OPEN MEETINGS: As the term suggests, meetings of this type are open to alcoholics and their families, and to anyone interested in solving a personal drinking problem or helping someone else to solve such a problem. During the meeting there is usually a period for local A.A. announcements, and a treasurer passes the hat to defray costs of the meeting hall, literature, and incidental expenses. The meeting adjourns, often followed by informal visiting over coffee or other light refreshments. Guests at A.A. open meetings are reminded that any opinions or interpretations they may hear are solely those of the speaker involved. All members are free to interpret the recovery program in their own terms, but no one can speak for the local group or for A.A. as a whole.
CLOSED MEETINGS: These meetings are limited to alcoholics. They provide an opportunity for members to share with one another on problems related to drinking patterns and attempts to achieve stable sobriety. They also permit detailed discussion of various elements in the recovery program.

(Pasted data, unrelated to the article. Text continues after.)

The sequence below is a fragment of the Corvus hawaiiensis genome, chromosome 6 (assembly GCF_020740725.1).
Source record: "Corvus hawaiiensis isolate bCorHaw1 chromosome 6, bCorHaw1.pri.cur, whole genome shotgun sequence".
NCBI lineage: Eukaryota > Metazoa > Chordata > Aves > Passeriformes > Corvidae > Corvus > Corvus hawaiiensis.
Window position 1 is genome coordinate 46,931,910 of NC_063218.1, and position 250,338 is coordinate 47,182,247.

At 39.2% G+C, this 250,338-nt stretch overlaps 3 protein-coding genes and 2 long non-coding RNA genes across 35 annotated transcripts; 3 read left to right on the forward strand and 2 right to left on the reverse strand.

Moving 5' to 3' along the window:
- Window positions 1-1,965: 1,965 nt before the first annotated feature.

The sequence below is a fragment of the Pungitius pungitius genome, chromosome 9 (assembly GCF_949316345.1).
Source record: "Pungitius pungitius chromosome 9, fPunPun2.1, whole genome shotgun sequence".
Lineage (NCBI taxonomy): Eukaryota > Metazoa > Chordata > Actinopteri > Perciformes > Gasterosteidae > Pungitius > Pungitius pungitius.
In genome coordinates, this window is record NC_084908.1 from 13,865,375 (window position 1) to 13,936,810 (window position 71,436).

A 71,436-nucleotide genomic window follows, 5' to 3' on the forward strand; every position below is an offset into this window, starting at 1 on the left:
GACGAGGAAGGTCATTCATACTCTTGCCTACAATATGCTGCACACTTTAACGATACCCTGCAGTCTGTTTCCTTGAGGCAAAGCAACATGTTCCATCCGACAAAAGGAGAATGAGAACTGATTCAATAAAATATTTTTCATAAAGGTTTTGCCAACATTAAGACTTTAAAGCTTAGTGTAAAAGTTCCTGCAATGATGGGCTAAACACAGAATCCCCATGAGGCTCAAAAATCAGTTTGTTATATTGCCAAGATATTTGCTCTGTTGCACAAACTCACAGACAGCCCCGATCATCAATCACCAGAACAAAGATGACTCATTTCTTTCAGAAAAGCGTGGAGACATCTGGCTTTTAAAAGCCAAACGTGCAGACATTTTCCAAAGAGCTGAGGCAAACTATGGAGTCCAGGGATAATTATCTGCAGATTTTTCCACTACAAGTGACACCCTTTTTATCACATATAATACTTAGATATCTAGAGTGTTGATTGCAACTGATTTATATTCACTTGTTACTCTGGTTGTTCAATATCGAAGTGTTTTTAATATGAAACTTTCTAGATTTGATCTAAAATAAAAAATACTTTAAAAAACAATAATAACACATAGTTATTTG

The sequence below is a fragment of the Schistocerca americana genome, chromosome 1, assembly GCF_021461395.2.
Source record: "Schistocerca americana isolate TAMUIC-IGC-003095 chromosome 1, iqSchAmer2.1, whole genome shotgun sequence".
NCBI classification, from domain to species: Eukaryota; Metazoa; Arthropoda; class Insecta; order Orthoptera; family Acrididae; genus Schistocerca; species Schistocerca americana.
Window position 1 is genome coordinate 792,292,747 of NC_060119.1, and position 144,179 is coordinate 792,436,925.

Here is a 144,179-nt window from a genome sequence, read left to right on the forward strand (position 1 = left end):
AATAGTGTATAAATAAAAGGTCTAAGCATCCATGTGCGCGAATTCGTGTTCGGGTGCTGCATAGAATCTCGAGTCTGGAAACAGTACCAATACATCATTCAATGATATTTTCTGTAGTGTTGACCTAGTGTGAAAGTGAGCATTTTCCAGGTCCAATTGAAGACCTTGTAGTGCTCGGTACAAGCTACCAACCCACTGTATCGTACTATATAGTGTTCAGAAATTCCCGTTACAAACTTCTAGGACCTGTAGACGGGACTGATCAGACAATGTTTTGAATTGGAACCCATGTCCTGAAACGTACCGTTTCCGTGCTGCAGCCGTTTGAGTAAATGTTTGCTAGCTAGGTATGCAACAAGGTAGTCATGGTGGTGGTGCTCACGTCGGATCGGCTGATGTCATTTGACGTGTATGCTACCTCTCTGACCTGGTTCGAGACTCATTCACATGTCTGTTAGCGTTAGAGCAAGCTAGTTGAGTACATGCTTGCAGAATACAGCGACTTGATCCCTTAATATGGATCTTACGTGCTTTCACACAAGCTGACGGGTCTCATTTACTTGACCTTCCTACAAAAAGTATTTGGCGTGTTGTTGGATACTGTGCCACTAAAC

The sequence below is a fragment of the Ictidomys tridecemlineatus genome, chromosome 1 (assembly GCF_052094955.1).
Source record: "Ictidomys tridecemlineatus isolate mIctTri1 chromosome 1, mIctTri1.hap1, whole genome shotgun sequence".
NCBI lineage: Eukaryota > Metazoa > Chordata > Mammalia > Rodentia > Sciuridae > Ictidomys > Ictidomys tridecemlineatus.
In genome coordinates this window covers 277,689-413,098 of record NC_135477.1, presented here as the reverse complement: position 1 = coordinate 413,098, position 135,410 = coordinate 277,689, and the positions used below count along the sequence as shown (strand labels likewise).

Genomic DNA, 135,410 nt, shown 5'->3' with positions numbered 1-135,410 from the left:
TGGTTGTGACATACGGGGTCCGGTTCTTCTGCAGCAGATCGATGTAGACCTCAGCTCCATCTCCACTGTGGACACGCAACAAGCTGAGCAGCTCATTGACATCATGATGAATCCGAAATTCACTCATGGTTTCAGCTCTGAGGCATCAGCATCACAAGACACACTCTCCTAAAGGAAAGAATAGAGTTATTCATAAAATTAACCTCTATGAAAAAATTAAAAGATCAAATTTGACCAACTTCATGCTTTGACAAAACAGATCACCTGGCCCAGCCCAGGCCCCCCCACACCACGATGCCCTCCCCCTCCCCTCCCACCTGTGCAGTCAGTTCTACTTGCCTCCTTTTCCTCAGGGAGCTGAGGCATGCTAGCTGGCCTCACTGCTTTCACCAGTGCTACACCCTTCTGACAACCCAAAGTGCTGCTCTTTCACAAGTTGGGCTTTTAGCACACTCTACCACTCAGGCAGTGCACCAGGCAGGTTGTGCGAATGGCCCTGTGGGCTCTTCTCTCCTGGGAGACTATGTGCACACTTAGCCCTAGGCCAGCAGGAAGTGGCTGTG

There are meeting groups for men, women, LBGTQ, and speakers of minority languages. Most AA meetings begin with socializing. Formats vary between meetings, for example, a beginners’ meeting might include a talk by a long-time sober member about his or her personal experience of drinking, coming to AA and what was learned there about sobriety. A group discussion on topics related to alcoholism and the AA program might follow.